Many Dutch organised crime (OC) groups function in an opportunistic manner, trading in multiple illegal markets and sharing smuggling routes and resources with competitors. Most OC groups operating in Holland are flexible and project-oriented ‘dark networks’ rather than hierarchical and stable ‘mafia-type’ organisations (Kleemans, 2004: 303-331). Many are multi-ethnic in composition. While most OC groups operate in and around the large urban centres, harbours and airports in the western part of the country, the southern countryside shelters a sizeable cannabis and synthetic drugs industry. Outlaw motorcycle gang membership has bourgeoned since 2011, with new OMG chapters opening all across the country (Outlawbikers in Nederland, 2014). In recent years levels of violence and internecine conflicts have risen, resulting in dozens of OC-related shoot-outs and assassination attempts each year (Kruisbergen et al., 2012). Dutch organised crime appears quite profitable, with its financial value somewhat comparable to the pharmaceutical industry (Kazemier en Rensman, 2015: 40-53). Successful mid-level drug producers and traffickers can expect to earn millions of euros annually.

A recent study by regional investigators and Tilburg University researchers on the scale and impact of the cannabis industry in the city of Tilburg (pop. 210,000) served as a call to arms for authorities in the southern Netherlands (RIEC et al., 2013). Based on both law enforcement and other sources, these researchers estimated that about 2,400 people in Tilburg earn an illegal income from the growth of and trade in cannabis, grossing an estimated 800 million euros annually, comparable to the city’s entire budget. These figures cover only one city and one clandestine sector, discounting the very profitable production of synthetic drugs and the trafficking of heroin, cocaine and other commodities. Such widespread illegal gains substantially influence the local economy and social structure, the culture and values system, and also the security in the southern Netherlands. This region saw more criminal assassinations than notorious Amsterdam as well as a disproportionate membership in outlaw motorcycle gangs.

Actors of Control

Organisations are structured to execute certain tasks in an efficient and effective matter: that is why they are arranged in functional, often specialised or geographical units, and directed accordingly. Such ‘vertical’ structures may serve society well in normal circumstances, such as in delivering most police services. When it comes to tackling complex issues however, these same ‘columns’ can hinder effective horizontal problemsolving efforts. All organisations involved in countering organised crime have certain traditional operating procedures and a specific focus. The police act mostly on an incident-by-incident basis, but tackling organised crime requires a problem-oriented approach. The prosecutor specialises in applying penal law, but other interventions may be more appropriate to prevent or counter organised crime. Municipalities hesitate to consider a tough handling of criminals, as their focus is on client satisfaction. The Tax Office usually has little interest in the tax payer’s particulars, as long as taxes are paid. If functionaries from such different backgrounds are required to collaborate, they face certain inherent challenges (11 Stellingen, s.a. [2016]).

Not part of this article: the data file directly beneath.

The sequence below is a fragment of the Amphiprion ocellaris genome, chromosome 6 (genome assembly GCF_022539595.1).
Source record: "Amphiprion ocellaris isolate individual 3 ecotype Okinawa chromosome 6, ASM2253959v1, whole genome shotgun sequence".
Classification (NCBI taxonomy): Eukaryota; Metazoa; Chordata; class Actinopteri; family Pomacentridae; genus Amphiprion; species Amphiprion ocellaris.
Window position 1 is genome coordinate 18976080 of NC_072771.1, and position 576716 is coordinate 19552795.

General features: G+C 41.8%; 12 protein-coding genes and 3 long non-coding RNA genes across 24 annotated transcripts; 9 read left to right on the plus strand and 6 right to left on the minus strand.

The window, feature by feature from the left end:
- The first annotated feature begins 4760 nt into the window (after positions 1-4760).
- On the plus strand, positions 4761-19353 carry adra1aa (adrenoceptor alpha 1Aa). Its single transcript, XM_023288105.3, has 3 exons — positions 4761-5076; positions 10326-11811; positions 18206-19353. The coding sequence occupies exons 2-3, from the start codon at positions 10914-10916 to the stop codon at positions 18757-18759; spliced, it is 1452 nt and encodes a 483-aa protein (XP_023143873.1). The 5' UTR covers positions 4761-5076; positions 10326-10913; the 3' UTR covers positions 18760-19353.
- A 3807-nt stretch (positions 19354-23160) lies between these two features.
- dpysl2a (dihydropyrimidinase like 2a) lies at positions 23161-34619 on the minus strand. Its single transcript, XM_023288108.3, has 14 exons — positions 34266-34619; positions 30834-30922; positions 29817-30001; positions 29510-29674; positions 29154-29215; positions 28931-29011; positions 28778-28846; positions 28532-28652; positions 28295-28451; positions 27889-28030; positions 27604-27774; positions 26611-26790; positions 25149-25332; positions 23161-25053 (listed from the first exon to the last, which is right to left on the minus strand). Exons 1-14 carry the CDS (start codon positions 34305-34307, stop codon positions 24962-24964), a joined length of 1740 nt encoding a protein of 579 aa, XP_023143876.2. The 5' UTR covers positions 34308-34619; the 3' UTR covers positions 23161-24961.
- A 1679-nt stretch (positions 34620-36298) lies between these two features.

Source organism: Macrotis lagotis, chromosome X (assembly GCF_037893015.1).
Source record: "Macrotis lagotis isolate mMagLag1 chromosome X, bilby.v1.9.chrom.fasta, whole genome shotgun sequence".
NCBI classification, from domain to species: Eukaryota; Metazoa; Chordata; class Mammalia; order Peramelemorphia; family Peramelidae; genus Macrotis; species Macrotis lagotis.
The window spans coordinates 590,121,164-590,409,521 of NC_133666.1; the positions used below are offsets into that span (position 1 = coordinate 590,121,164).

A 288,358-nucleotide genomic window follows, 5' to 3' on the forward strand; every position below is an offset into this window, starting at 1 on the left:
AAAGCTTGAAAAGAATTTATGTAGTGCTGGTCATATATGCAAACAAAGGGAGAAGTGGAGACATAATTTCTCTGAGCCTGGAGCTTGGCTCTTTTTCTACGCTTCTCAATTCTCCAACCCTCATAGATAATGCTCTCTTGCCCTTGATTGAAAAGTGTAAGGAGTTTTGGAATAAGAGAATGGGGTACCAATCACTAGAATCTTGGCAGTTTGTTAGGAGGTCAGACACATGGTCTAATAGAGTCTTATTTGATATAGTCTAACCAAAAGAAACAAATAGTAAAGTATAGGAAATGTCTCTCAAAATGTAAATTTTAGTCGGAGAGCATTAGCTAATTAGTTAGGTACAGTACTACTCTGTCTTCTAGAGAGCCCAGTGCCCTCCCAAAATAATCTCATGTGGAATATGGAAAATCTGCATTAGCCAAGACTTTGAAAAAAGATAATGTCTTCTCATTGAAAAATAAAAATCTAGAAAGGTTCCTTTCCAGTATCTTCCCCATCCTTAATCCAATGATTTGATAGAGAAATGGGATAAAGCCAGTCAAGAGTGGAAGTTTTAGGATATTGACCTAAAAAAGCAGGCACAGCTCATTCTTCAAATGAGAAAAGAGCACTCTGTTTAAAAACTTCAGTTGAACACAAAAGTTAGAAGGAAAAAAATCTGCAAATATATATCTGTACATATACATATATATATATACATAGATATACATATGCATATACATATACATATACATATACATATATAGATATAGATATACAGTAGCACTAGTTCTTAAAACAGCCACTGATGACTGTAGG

The police and the Public Prosecutor’s office have traditionally been the prime actors when it comes to countering organised crime. Both the National Police and the Public Prosecutor’s office in The Netherlands have large national units specializing in top-level and transnational organised crime, as well as ten smaller regional units covering local OC activities.

With the introduction of the asset seizure doctrine in the early 1990s, the fiscal authorities have become increasingly important. As it becomes ever more difficult to investigate and prove organised crime due to the increased professionalization and security awareness of criminal entrepreneurs, combined with the pressure on scarce investigative resources, prosecutors have progressively turned to anti-money laundering legislation to bring criminals to court and seize their criminal proceeds. This has become even more important as law enforcement agencies are required to confiscate an annually increasing amount of crime money (from 70 million euro nationwide in 2014 to 116 million in 2018).